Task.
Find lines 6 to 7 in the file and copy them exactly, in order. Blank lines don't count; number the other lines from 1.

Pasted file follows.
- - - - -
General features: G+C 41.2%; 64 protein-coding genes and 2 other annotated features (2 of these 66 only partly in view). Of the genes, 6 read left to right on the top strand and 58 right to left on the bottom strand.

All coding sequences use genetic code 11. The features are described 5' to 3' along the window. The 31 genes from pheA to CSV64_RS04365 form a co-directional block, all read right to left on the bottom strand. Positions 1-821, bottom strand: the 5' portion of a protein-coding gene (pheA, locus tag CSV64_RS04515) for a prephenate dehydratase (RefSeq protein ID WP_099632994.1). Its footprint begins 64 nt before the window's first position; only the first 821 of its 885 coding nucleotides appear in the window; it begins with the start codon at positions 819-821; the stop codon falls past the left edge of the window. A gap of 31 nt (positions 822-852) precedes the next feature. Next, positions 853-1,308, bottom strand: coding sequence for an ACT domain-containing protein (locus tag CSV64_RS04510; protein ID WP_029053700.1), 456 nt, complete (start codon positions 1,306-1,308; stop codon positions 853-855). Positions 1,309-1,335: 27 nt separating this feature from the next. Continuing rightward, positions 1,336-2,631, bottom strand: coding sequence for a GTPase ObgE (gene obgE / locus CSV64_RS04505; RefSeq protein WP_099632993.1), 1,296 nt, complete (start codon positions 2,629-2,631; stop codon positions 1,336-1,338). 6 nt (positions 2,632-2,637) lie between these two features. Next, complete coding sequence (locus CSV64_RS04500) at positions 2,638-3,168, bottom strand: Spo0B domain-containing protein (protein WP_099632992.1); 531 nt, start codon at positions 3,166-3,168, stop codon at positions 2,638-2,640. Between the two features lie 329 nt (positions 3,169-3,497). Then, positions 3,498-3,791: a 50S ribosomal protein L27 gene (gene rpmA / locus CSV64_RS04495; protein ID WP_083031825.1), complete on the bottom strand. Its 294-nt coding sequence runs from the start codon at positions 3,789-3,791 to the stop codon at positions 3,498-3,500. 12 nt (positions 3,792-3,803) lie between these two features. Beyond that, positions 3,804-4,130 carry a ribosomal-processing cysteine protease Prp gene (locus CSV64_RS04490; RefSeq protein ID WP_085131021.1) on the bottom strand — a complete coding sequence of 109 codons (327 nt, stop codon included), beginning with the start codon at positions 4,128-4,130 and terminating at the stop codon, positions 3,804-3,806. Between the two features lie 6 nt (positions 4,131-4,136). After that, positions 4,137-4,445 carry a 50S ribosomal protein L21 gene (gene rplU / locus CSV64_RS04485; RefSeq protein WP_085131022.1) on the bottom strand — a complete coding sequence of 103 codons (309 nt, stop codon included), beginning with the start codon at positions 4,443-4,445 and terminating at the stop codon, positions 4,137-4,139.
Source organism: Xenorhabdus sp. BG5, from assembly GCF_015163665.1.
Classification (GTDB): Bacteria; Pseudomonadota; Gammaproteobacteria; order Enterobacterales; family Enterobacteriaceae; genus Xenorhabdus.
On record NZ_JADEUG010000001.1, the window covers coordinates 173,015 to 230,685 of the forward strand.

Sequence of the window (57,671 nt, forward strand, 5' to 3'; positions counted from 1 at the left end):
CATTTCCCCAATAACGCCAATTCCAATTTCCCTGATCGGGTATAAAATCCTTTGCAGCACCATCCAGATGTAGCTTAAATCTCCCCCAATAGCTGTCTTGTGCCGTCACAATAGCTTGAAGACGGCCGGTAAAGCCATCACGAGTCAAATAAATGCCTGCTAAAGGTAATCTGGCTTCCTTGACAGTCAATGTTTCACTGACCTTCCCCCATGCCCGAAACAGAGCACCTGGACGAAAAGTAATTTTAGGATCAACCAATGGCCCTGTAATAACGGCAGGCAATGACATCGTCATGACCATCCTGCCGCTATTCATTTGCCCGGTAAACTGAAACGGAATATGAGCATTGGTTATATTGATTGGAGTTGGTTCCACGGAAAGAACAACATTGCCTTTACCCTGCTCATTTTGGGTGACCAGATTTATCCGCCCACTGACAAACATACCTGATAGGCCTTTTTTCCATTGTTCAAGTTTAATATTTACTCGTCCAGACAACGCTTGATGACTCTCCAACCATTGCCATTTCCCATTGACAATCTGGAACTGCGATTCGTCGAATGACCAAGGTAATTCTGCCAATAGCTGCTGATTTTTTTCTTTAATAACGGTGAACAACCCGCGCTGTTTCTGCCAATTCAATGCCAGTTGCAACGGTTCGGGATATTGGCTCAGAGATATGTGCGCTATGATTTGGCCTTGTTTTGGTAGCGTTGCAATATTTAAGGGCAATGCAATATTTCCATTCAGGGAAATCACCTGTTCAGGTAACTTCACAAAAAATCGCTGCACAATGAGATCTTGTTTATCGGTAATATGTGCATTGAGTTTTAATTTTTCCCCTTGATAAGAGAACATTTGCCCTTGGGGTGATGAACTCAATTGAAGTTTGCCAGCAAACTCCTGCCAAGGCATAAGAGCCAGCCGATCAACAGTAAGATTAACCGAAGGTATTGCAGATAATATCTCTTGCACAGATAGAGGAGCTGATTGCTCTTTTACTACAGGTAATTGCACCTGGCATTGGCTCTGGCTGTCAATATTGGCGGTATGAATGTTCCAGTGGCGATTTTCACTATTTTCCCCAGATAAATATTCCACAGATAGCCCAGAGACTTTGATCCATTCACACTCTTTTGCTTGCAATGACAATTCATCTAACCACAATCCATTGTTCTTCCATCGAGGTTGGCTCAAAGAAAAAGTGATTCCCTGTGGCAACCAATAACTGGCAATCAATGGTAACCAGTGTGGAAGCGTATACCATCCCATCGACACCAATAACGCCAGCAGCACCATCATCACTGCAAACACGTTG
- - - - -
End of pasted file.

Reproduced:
Sequence of the window (57,671 nt, forward strand, 5' to 3'; positions counted from 1 at the left end):
CATTTCCCCAATAACGCCAATTCCAATTTCCCTGATCGGGTATAAAATCCTTTGCAGCACCATCCAGATGTAGCTTAAATCTCCCCCAATAGCTGTCTTGTGCCGTCACAATAGCTTGAAGACGGCCGGTAAAGCCATCACGAGTCAAATAAATGCCTGCTAAAGGTAATCTGGCTTCCTTGACAGTCAATGTTTCACTGACCTTCCCCCATGCCCGAAACAGAGCACCTGGACGAAAAGTAATTTTAGGATCAACCAATGGCCCTGTAATAACGGCAGGCAATGACATCGTCATGACCATCCTGCCGCTATTCATTTGCCCGGTAAACTGAAACGGAATATGAGCATTGGTTATATTGATTGGAGTTGGTTCCACGGAAAGAACAACATTGCCTTTACCCTGCTCATTTTGGGTGACCAGATTTATCCGCCCACTGACAAACATACCTGATAGGCCTTTTTTCCATTGTTCAAGTTTAATATTTACTCGTCCAGACAACGCTTGATGACTCTCCAACCATTGCCATTTCCCATTGACAATCTGGAACTGCGATTCGTCGAATGACCAAGGTAATTCTGCCAATAGCTGCTGATTTTTTTCTTTAATAACGGTGAACAACCCGCGCTGTTTCTGCCAATTCAATGCCAGTTGCAACGGTTCGGGATATTGGCTCAGAGATATGTGCGCTATGATTTGGCCTTGTTTTGGTAGCGTTGCAATATTTAAGGGCAATGCAATATTTCCATTCAGGGAAATCACCTGTTCAGGTAACTTCACAAAAAATCGCTGCACAATGAGATCTTGTTTATCGGTAATATGTGCATTGAGTTTTAATTTTTCCCCTTGATAAGAGAACATTTGCCCTTGGGGTGATGAACTCAATTGAAGTTTGCCAGCAAACTCCTGCCAAGGCATAAGAGCCAGCCGATCAACAGTAAGATTAACCGAAGGTATTGCAGATAATATCTCTTGCACAGATAGAGGAGCTGATTGCTCTTTTACTACAGGTAATTGCACCTGGCATTGGCTCTGGCTGTCAATATTGGCGGTATGAATGTTCCAGTGGCGATTTTCACTATTTTCCCCAGATAAATATTCCACAGATAGCCCAGAGACTTTGATCCATTCACACTCTTTTGCTTGCAATGACAATTCATCTAACCACAATCCATTGTTCTTCCATCGAGGTTGGCTCAAAGAAAAAGTGATTCCCTGTGGCAACCAATAACTGGCAATCAATGGTAACCAGTGTGGAAGCGTATACCATCCCATCGACACCAATAACGCCAGCAGCACCATCATCACTGCAAACACGTTG